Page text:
A cool breeze at this very moment is hitting my ankles. I don't have the heart to poison this wonderful moment with one of my songs. Let's enjoy the parting of Summer and the promise that Autumn always brings to me; human silence, natural color and the removal of my allergies.

Tuesday, September 21, 2004

CONCERT REVIEW
Caravan
September 20, 2004
Shank Hall, Milwaukee, WI

The year was 1983. I was 17 years old and just beginning to submerge myself into my lifelong addiction for music. I lived in the Overbrook Park section of Philadelphia, just off of Haverford Avenue and City Line Avenue. I used to take any money I could find and I would go down to Finyl Vinyl Records on Haverford. It was a record store that was run by a guy who was into jazz who never quite knew what price to put on rock records. I was into anything between the years of 1965 and 1973. I was flipping through the rock section when I came across an album with four men standing in what looked like a short forest. On the bottom of the front cover was the name of the album:

CARAVAN
If I Could Do It All Over Again, I'd Do It All Over You

How could I pass this record up? Upon flipping it over, not only was it made in the early '70's, but among the "instruments" played on the record were "worn leather strap", "hedge clippers" and (my personal favorite) "impersonation of a friendly gorilla and assorted ashtrays". I decided that THIS was a band I could welcome into my home.
Caravan is/was a starstruck band hailing from Canterbury, England. In the short lifespan that was progressive rock, Caravan operated under the radar both due to the fault of indifferent record labels and a lineup that to this day just can't keep its butt in the throne. Like almost every other progressive rock band, they were unfairly assassinated by punk rock and disco in the late '70's. Most bands of their ilk never recovered.
When I saw the advertisement in the newspaper a few weeks ago showing a double-bill at Shank Hall consisting of Caravan and their prog-rock brethren in Nektar, I felt that this would be one of my few chances prior to the afterlife to see a unit that has become one of my favorite all-time bands.
Tonight the boys in Caravan satisfied my dreams. With original members Pye Hastings and drummer Richard Coughlin, along with erstwhile members Jim Leverton, multi-instrumentalist Geoff Richardson, lead guitarist Doug Boyle and a keyboardist with a very European name that I didn't catch that was once in the band Camel (research it yourself; this guy was amazing!), Caravan played the set I always dreamed of, and then some. All the perennial favorites were here: "Golf Girl", "And I Wish I Was Stoned (Don't Worry)", "9 Feet Underground" and the closer "For Richard", along with other songs old and new that left my ears ringing, my inner child doing an interpretive dance, and my bladder in dire need of emptying from the Guinness draft and the bottle of Newcastle thank I drank before and during the show.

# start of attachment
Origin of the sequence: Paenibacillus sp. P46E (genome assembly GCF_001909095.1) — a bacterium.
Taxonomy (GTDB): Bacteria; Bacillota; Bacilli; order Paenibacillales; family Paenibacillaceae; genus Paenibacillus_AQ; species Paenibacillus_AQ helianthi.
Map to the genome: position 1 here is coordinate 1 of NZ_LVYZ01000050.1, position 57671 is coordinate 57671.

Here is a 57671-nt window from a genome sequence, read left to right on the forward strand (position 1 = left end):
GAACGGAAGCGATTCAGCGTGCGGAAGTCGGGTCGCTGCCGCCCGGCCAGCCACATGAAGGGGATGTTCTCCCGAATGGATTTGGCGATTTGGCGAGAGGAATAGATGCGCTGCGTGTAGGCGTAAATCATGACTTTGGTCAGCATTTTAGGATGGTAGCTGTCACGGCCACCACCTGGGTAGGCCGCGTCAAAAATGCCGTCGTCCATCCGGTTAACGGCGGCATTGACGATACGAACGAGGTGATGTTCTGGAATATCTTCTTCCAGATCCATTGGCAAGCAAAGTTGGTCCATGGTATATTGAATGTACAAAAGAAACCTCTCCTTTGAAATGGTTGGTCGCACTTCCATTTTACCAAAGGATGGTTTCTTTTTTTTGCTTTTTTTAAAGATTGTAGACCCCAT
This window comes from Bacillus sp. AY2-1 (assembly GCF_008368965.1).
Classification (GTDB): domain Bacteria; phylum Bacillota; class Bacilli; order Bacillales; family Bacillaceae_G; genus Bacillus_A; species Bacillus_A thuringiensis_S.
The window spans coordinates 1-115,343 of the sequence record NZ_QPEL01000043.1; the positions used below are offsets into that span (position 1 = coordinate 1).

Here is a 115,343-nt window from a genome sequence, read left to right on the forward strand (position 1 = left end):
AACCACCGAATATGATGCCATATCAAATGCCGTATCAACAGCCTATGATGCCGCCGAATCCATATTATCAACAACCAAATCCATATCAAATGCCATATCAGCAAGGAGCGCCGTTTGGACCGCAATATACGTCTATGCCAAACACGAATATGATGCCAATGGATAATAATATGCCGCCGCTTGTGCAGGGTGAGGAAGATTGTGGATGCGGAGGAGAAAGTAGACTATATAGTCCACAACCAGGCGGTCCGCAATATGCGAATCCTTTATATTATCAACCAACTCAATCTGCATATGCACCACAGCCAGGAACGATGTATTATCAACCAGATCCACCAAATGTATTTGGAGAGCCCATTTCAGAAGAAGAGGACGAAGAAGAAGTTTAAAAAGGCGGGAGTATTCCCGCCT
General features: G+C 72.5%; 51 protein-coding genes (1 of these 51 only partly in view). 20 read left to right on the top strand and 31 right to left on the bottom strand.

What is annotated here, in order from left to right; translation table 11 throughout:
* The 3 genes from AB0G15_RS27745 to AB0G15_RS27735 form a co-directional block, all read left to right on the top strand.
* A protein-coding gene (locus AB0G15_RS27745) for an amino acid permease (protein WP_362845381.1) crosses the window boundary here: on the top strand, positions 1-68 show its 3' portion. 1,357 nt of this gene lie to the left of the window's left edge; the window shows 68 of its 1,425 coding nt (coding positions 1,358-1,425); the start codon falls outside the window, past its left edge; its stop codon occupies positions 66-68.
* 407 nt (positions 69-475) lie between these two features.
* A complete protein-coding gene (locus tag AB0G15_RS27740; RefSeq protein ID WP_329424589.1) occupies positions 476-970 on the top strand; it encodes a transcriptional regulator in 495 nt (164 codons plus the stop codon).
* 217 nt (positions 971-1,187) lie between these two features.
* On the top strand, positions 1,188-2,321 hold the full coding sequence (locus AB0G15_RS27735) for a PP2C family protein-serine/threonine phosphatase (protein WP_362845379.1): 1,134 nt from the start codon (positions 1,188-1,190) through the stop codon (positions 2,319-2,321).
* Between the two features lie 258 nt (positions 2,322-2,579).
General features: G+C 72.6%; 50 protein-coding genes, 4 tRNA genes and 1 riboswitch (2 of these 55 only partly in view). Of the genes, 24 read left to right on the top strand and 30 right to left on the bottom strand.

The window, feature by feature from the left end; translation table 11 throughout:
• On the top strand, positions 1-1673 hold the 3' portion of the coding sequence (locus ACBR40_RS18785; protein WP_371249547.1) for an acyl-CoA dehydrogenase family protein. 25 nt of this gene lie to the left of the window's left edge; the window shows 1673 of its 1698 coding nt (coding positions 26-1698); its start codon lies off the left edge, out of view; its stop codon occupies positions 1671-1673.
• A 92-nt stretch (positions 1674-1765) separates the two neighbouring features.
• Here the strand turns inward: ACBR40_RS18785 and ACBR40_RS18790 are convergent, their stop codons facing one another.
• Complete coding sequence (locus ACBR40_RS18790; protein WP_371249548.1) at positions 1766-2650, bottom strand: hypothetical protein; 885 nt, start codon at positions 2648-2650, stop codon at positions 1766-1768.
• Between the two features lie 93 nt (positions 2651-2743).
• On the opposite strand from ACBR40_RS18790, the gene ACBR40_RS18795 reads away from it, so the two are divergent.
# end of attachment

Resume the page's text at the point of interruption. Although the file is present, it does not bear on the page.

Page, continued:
I was hoping to meet some of the members of the band after their set, but they never came out from behind the magic black curtain at Shank Hall. No problem. For one night, without even knowing it, they made an aging man's dream come true.
I only have one fear now. I truly though I would never see Caravan play a concert while I was alive. They are one of the bands I figured I'd see in the afterlife. Could it be that all of my dreams on this planet have finally come true? Is it safe for me to die now? What's left? Should I be questioning my entire existence now that Caravan has played "The Dog The Dog He's At It Again" while I was still drawing breath (albeit smoke -saturated breath)? As I go to sleep, I go with the knowledge that this may be the night that I don't wake up as I'm falling in my dreams. If you don't hear from me again, it's been a great ride. Love always.



Saturday, September 11, 2004

1 AM. Leslie and I went and saw "Garden State" tonight at the local art house. I was really into the soundtrack, but unfortunately, the story line doesn't allow me to get too close to the movie. The main character went home again and all his problems were on the way to being solved. My home is here. My family is a burden to me that I would much rather keep at a distance. As the lady says, "And so it goes".
Yesterday was my exciting day. I went to buy tickets to see Robyn Hitchcock live (FINALLY!!) and Caravan (my prog-rock guilty pleasure) in the very near future. I have people coming from out of town to see Robyn with Leslie and I. That's extremely exciting. For now, I loaded up the CD changer with some selections from the Harris-Spencer Collection. I'm currently listening to "Volunteers" by the Jefferson Airplane. Man do I miss Nicky Hopkins!!
I'm enjoying the last cool night for a while. It's supposed to heat up for about the next week. I'm not looking forward to it. My allergies are wreaking havoc on me right now. It's getting tiresome for all who surround me, let alone myself. all I can do is drink lots of cold fluids.
The CD changer has moved to "In The Land Of Grey And Pink" by Caravan. I'm using this as a warm-up for the show I see in a week and a half. I love their instrumentation.

It strikes me that I owe the reader (do I have a reader) another song. Let's see what the Writ has for us tonight....